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Home / Analysis / Full-fledged college and university exams are unnecessary and avoidable

Full-fledged college and university exams are unnecessary and avoidable

It is not set in stone that degrees may be awarded to students only when they clear a written exam. Some of the finest universities around the world award degrees to their students after conducting rigorous internal assessments

analysis Updated: Jul 07, 2020 13:39 IST
Akshay Marathe
Akshay Marathe
Classes got washed out, study materials have been inaccessible, and e-learning is still nascent. If students have not received a normal education this semester, what are they being tested on?
Classes got washed out, study materials have been inaccessible, and e-learning is still nascent. If students have not received a normal education this semester, what are they being tested on? (Hindustan Times)

On Monday, the University Grants Commission (UGC) issued fresh guidelines for conducting exams in colleges and universities. The Union minister of human resource development (HRD), Ramesh Pokhriyal, tweeted the guidelines that recommend that students in non-terminal semesters should be promoted to the next semester based on internal assessments and their previous performance. But those in final semesters will receive their degrees only after appearing for online or in-person written exams. The Centre’s and UGC’s decision has led to disillusionment and resentment among students. The decision is regressive; it exposes the deep-rooted conservatism and orthodoxy of India’s education administrators and their apathy to the problems young people face.

The recommendations have come amid forceful opposition by student bodies across the country. The disruption caused by Covid-19 has united a cross-section of students who are demanding that the proposed final semester exams be cancelled. Classes have been suspended, study materials have been inaccessible, and e-learning is still nascent. If students have not received a normal education this semester, what are they being tested on?

The government’s justification is that degrees cannot be handed out without conducting “final” assessments of students. But India’s universities do not have final exams. The semester system replaced the annual system and each semester is an equal and independent unit. If the public health crisis justifies promoting second-semester students to the third semester without their being asked to take a traditional written exam, the same must apply to a final semester student. Why are they being held to a different standard?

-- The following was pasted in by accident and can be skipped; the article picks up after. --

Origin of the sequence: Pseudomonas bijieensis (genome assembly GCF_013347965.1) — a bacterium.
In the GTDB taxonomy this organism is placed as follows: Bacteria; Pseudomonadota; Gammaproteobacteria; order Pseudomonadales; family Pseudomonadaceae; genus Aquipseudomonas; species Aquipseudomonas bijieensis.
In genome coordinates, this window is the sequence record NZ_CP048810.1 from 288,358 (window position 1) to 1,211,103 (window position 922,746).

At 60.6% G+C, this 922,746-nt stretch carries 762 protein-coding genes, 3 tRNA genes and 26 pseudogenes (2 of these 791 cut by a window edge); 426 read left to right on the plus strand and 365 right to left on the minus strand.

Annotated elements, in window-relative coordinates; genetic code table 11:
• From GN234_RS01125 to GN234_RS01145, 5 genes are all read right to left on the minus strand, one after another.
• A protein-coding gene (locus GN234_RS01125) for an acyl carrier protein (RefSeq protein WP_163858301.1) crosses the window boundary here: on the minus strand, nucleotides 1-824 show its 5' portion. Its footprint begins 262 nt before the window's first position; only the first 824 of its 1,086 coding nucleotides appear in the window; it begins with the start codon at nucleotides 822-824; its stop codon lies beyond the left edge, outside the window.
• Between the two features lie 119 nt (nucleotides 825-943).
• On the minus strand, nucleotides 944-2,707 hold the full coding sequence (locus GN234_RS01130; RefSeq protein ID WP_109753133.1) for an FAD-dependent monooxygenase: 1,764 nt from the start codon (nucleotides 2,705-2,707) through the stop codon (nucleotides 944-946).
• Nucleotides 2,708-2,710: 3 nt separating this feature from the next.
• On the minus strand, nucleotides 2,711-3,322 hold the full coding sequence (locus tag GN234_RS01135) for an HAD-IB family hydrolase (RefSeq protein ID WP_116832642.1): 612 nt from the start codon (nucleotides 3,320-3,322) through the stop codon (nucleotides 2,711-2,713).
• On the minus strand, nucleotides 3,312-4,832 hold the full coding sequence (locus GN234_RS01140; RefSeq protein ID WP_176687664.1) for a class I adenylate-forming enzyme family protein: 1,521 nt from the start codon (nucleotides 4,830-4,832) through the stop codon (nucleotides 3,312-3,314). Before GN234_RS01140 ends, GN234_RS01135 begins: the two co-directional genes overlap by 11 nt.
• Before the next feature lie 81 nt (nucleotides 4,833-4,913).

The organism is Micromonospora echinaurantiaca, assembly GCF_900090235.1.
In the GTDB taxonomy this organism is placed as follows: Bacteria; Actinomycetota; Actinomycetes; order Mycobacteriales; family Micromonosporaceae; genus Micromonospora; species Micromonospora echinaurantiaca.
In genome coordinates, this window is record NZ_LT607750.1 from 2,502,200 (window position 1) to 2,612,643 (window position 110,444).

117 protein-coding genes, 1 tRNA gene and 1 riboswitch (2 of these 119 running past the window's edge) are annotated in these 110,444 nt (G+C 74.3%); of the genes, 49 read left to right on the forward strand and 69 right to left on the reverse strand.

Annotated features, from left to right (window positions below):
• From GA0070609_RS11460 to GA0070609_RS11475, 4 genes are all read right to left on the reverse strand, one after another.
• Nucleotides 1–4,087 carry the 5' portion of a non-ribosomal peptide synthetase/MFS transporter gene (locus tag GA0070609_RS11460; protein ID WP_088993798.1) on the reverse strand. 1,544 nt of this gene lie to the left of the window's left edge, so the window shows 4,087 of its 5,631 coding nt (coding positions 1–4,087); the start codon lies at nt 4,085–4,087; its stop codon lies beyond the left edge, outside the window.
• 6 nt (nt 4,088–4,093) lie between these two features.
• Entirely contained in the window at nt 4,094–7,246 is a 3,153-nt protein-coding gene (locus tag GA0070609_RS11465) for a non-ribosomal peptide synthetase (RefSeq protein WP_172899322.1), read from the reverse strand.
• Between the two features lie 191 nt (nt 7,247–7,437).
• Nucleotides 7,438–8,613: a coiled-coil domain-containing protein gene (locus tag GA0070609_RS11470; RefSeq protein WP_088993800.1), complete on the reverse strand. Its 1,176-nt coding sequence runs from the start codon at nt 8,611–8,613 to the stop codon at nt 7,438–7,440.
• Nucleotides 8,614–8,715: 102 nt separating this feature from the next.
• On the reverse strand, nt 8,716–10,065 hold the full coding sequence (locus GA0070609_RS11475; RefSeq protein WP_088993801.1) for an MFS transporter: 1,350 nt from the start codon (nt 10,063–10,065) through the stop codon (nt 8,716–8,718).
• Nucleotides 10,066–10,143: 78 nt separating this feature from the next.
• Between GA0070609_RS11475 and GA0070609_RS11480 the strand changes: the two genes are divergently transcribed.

It is not set in stone that degrees may be awarded to students only when they clear a written exam. This is an archaic and orthodox approach. Some of the finest universities around the world award degrees to their students after conducting rigorous internal assessments -- assignments, term papers, theses, and even open book exams are legitimate tests of calibre.

On the contrary, the assessments used in Indian colleges perpetuate a rote-learning based education that is far from perfect. In the face of the Covid-19 challenge, some universities have innovated: The Ambedkar University conducted its evaluation through internal assessments. The National Law University, Delhi, has combined internal assessments and online open-book exams, but with 48 hours being allowed for submissions, unlike the three hours that Delhi University is giving its students.

The Centre is being unnfair towards students by excluding their opinion. Students have made their voices heard on social media; some have even gone to court to challenge the government’s decision.

Students are key stakeholders of this system and must be treated as such. After Delhi University’s online mock tests this week were marred by several glitches, the administration denied any problems with their online testing infrastructure and blamed the poor Internet connectivity of the students. Even if that were the case, clearly the system is not ready.

We are in the middle of a pandemic that has thrown the world off course. The economy is comatose and a disproportionate number of fresh graduates are going to remain unemployed for the foreseeable future. This is already causing tremendous anxiety. The added stress and toll of full-fledged exams are unnecessary and avoidable. Puritanical standards of what it takes to be a graduate in India must be substituted by a more humane and rational approach in the current circumstances.

Akshay Marathe is spokesperson, Aam Aadmi Party, and a final-year law student at Delhi University

Thew views expressed are personal

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